We don’t usually think of our climate as seasonal. Since young, we read about frigid winters in storybooks, or watch movies with falling autumn leaves turning the ground red and yellow. But for us those scenes only happen in far away places. In our humid tropics we are blessed with relatively consistent temperatures and rainfall throughout the year. The grass is always greener on the other side; I’m sure many of us (myself included) sometimes admire the excitement that changing seasons bring. Waiting for the first snowfall, or for the wild flowers to bloom in the meadow.
In fact, we do have variations in our weather even though the changes are not as dramatic as temperate regions. We have our Northeast monsoon, Southwest monsoon, inter-monsoon period, Sumatra squalls, etc. Even within the monsoon season we have wet phases and dry phases. Unfortunately this information is something that we read as children only in our geography textbooks for the sole purpose of examinations, forgotten two hours after the examination ends. We know it but don’t understand it. Most of us did not grow up living close to the land. We don’t rely directly on her for food through farming, foraging, fishing, and hunting. As such, the weather is just an inconvenience to be dealt with.
I found myself becoming much more aware of the weather and seasons ever since I started farming. For example, certain crops suit certain weather, or that the watering requirements would change, or the kind of weeds would change. However, it was in foraging that I realized how reliant one becomes on the weather. In farming, there is relatively more control: you can water more during the hot season, select suitable crops, provide more shade, etc. When one forages, the difficulty and beauty is that one has to accept and adapt. You submit to the changes of the environment and let Nature decide your menu, if there is any at all, for the day…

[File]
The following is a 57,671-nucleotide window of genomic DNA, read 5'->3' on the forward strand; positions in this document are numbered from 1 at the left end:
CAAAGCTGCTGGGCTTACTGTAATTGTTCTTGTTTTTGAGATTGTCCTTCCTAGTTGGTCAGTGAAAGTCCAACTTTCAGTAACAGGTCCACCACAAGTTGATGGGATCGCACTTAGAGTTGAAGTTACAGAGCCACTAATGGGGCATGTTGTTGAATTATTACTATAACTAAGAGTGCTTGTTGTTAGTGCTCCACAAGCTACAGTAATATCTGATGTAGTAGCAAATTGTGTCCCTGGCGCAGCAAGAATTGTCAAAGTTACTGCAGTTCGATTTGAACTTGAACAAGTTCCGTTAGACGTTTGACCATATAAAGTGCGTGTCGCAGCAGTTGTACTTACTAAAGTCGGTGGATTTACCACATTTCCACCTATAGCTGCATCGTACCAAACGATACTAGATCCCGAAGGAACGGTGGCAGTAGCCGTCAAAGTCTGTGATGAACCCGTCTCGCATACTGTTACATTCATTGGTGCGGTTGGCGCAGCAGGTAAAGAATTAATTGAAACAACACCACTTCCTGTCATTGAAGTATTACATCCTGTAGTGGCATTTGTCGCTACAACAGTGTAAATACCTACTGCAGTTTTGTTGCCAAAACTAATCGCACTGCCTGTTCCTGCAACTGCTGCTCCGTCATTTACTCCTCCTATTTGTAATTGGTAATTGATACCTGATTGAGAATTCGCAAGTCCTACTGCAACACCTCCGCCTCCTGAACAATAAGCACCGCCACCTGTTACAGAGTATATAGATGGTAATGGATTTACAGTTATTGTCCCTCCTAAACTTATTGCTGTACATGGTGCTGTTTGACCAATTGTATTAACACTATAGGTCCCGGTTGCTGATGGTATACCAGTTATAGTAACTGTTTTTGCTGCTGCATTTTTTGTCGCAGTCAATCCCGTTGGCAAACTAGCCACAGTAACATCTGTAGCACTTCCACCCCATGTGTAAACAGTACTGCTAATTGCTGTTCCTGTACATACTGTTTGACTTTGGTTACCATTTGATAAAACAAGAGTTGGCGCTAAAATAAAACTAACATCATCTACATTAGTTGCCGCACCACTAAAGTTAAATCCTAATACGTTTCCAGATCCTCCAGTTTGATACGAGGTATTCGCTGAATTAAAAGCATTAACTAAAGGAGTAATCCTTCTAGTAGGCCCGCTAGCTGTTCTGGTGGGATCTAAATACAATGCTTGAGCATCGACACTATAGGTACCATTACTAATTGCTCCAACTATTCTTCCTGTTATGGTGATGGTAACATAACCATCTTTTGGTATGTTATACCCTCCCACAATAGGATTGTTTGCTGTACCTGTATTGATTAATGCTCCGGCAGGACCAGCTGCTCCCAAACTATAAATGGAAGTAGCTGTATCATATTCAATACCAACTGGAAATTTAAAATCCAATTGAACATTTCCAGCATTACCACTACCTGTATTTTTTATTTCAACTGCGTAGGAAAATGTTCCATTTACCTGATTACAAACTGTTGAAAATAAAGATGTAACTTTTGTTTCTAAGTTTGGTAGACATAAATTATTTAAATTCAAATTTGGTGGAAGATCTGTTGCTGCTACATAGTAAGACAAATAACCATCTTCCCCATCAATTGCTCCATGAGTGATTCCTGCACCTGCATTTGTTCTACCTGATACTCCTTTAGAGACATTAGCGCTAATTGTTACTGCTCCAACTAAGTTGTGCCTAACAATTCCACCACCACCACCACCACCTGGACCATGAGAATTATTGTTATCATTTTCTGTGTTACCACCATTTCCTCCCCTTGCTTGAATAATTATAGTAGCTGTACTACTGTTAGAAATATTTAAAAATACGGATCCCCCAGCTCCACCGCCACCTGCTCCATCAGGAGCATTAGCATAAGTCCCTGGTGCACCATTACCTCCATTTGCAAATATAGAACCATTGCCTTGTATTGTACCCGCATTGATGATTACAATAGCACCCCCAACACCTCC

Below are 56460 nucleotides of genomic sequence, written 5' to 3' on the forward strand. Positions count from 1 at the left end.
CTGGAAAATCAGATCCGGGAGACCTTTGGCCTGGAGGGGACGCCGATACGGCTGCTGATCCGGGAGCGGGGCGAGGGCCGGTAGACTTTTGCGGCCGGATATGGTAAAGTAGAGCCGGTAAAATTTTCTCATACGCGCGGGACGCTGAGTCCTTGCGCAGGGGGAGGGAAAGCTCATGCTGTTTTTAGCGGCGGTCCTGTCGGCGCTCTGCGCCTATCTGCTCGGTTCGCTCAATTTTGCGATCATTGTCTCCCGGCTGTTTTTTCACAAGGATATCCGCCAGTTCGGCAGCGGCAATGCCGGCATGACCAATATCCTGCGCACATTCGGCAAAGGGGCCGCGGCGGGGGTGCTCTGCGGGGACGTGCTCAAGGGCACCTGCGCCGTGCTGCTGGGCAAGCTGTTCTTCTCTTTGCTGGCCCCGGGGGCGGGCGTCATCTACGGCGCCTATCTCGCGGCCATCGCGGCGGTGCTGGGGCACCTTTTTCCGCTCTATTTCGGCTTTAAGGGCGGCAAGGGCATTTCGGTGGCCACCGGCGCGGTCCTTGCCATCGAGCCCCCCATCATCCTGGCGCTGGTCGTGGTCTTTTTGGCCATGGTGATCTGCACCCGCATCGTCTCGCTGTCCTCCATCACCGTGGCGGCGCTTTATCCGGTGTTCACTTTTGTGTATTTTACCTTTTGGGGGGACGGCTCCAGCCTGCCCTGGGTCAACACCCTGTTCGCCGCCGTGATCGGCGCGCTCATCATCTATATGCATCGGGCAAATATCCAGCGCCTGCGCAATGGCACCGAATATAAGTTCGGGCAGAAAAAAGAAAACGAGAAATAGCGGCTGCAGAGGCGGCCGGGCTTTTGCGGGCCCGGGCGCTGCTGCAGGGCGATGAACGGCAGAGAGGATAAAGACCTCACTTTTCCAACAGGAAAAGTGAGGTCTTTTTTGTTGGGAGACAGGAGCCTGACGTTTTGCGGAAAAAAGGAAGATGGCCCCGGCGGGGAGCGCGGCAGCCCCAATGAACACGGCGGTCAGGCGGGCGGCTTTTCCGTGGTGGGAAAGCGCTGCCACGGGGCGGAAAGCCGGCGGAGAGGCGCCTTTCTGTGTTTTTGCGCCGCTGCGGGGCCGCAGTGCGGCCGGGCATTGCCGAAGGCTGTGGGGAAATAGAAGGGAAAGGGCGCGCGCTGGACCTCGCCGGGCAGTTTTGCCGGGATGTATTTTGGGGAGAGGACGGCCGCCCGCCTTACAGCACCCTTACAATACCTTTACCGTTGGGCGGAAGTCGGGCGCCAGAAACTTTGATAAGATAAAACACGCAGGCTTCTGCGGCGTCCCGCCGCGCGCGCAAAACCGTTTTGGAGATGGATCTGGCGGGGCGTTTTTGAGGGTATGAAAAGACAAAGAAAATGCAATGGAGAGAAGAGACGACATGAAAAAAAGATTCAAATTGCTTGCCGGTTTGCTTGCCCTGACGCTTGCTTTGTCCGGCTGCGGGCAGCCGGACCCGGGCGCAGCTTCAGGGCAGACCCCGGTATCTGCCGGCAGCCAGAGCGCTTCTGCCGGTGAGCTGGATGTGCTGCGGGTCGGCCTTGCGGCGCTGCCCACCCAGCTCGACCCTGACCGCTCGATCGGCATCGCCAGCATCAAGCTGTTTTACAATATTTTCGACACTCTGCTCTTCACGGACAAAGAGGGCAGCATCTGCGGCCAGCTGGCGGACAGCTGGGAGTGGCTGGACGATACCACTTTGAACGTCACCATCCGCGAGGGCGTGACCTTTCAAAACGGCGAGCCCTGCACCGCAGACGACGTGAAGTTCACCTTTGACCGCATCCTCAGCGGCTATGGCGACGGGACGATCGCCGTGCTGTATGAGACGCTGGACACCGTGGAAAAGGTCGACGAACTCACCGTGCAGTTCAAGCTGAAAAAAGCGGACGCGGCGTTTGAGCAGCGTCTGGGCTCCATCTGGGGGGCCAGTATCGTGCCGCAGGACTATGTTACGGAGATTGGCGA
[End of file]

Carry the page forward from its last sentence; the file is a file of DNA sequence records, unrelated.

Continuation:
We forage for fern shoots quite a bit while living in Project Lui. There are a few types of edible ferns and the one we forage is (I think!) the vegetable fern, or paku pakis / pucuk paku in Malay (Diplazium esculentum). It is commonly eaten throughout Asia and even in Hawaii. They thrive in wet soil and partially shaded areas.
We were lucky to find a patch growing close to our house, at a small seasonal wetland. The depression in the land is saturated with water during the rainy season, turning it into a small pond. After the rainy season, the water table becomes lower and the depression dries out. Our edible fern prefers moist soil but cannot tolerate flooded soil. When the wetland is flooded, a submerged aquatic fern called the water sprite (Ceratopteris thalictroides) takes over. And so it goes with the season that the edible fern advances when the wetland dries up and retreats when the rains return. It’s a slow dance between the two ferns.
A typical dish in Malay traditional cuisine is to cook the ferns in a thick, savory coconut milk gravy tinged yellow with turmeric (pucuk paku masak lemak). We sometimes cook the fern in a herbal broth, a recipe courtesy of an Indonesian friend. The broth includes herbs like turmeric leaves, kaffir lime leaves and holy basil, and is often cooked with shredded banana inflorescence.
Read more about what we do at Project Lui here.